Like the picture Jesus painted, humility allows us to journey well. It allows us to regard others before we regard ourselves. The picture of the journey is made perfect in Jesus. As Christians, or Christ followers, our journey here on earth is to share the good news, the gospel of Jesus Christ to all in need of a Savior. That can be your next door neighbor, your coworker, or even a friend at church. It does require effort as any journey does. It requires diligence and a willingness to press on toward the goal.  As you journey through this new year, through seasons of want and seasons of plenty, seasons of loss and seasons of life, remember the journey. Remember the purpose of the journey. Remember the end goal of the journey: That all may come to know him. That is his heartbeat. His wish for every season of our lives. Be blessed in this New Year.


1 Timothy 2:4-6 “[God] who wants all people to be saved and to come to a knowledge of the truth. For there is one God and one mediator between God and mankind, the man Christ Jesus, who gave himself as a ransom for all people.”


  1. Definition of humility: https://www.google.com/#q=humility


We now say funny things due to our time in Kenya…


After living in a culture for a long time period, you begin to pick up some of the idiosyncrasies of the language. We now say funny things and use funny words due to our time in Kenya. We use the word funny as opposed to saying silly as it has a derogatory connotation in Kenya.

When we travel back to the United States, we sometimes forget the lack of British influence in American English. When we speak, occasionally people will ask where we are from. When we say Tennessee, they say that we speak funny to be from Tennessee.  Kenya is a former British colony, and still possesses much of the British English from colonization. Not everything mentioned below can be traced back to British English, but we hope this is a fun look at differences in the same language.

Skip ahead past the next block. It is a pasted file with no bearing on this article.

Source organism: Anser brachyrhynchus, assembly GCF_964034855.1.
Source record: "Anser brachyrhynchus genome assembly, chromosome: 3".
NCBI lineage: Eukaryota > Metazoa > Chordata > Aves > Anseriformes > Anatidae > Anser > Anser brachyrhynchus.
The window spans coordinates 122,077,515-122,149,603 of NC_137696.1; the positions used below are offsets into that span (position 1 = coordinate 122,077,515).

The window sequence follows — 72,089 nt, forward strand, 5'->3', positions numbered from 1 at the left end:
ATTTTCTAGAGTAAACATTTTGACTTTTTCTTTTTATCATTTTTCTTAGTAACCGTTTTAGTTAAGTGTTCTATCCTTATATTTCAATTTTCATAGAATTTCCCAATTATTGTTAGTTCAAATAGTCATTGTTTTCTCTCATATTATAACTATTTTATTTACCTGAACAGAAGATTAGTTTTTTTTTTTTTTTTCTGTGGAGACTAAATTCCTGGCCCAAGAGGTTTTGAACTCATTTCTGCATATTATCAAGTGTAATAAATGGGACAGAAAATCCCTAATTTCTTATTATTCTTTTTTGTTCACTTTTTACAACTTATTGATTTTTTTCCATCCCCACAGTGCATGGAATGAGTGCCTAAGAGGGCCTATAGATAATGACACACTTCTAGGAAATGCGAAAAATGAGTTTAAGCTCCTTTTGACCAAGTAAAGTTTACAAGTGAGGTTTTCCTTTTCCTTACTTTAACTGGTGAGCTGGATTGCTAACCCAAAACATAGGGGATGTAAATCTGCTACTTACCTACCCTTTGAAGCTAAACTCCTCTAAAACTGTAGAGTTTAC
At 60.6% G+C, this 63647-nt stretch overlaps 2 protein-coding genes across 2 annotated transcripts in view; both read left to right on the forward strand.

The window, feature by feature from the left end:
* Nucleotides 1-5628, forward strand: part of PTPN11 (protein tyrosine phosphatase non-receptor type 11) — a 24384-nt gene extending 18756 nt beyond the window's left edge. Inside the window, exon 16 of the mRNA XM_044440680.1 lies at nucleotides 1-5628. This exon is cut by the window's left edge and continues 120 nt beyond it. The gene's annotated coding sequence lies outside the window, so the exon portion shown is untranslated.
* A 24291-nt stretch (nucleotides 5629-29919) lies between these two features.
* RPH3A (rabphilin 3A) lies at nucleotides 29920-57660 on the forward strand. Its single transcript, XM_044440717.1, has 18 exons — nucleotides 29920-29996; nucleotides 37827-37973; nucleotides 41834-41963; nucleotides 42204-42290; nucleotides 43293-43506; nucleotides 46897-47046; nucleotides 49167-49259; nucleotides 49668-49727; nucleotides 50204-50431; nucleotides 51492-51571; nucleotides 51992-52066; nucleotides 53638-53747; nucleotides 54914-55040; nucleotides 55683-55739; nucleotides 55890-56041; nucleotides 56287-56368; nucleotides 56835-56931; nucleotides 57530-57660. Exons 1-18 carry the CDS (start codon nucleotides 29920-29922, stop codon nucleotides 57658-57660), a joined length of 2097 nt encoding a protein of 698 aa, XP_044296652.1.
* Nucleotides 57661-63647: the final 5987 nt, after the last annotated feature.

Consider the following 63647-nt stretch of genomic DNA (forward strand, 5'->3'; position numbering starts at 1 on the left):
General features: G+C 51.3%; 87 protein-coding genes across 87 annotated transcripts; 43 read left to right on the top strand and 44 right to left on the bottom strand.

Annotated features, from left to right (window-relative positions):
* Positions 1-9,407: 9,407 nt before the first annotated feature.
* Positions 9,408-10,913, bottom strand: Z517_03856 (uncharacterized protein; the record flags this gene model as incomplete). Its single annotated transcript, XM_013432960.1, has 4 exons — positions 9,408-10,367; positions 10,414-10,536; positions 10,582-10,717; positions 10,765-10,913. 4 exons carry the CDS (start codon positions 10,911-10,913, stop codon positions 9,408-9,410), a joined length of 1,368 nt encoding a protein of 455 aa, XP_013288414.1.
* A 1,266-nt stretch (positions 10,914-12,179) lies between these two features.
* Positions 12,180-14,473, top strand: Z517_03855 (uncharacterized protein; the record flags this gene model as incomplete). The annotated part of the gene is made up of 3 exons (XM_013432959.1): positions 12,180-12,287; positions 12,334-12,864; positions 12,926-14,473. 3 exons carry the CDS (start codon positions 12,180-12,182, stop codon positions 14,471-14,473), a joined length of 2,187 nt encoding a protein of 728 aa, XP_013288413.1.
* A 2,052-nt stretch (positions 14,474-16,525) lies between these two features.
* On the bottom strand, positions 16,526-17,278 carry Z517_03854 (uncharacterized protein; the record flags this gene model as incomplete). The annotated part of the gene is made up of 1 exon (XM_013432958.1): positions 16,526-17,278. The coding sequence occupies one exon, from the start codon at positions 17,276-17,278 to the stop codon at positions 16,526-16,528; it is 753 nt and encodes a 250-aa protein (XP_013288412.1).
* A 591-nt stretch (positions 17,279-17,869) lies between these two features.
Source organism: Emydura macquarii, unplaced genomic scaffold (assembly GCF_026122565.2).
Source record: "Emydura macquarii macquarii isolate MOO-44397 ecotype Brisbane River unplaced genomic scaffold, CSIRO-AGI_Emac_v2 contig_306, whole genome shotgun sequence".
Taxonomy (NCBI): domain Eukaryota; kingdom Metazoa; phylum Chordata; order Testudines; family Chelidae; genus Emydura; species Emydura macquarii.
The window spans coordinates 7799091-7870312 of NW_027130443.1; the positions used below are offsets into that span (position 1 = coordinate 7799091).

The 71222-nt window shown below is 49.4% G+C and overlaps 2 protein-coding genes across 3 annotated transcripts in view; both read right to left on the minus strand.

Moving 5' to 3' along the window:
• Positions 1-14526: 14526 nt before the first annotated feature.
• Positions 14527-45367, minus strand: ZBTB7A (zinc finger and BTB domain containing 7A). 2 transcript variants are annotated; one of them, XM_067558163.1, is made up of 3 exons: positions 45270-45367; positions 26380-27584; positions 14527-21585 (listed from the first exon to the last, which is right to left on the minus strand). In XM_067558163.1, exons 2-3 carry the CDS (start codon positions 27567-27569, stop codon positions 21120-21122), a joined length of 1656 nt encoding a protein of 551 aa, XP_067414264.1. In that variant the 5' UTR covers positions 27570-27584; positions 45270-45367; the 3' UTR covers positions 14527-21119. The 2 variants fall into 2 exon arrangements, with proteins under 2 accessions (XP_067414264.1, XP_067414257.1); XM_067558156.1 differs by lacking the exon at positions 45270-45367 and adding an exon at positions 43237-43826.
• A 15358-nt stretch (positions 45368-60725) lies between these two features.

Halloween is a popular holiday celebrated in the United States. In Kenya, this holiday only exists within the western community.  It was evident that this is a holiday celebrated nationwide in the United States when you looked at the flurry of pictures on Facebook during October. There were so many adorable outfits and costumes. In Kenya, we have a bit of a different meaning for the word costume. If you ask someone here if they own a costume, they will most likely bring you their swimsuit. A swimsuit here is called a swimming costume or costume for short. Halloween is not a holiday celebrated in Kenya, and there is no cultural reference to a Halloween costume. When we put Cooper in his Halloween costume this year, our staff and a pastor who was visiting at the time, thought it was so funny. What an unusual tradition to dress up a child and send them to get candy from others. Thinking about it as a bit of an outsider now, it is a really unusual tradition!

Cooper in his Halloween costume versus his swim costume


Pants vs. Trousers

The word “trouser” is a bit of a colloquial or old term in the United States. I rarely used this term when living in the United States. I usually referred to long slacks as pants and not trousers, but the two can be used interchangeably. Here these are two totally different pieces of clothing. Here is a story to illustrate the difference.


One day Keith was speaking with Risper, the adorable Kenyan lady that helps us in our home. He asked if she ever was cold enough to wear slacks. Instead of using the word slacks, he asked “If she wore pants.” The look of horror that came across her face was immediately evident, and Keith had realized what he had asked. He quickly said “I mean trousers.” Mistakenly, when he asked her if she wore pants, he was asking if she wore underwear! Here the word pant is used synonymously with underwear or underpants. Trouser is the word they use to describe long slacks.


This is a picture of sweet Risper and Rose who help us in our home. Risper is the one on the right whom Keith asked about her pants!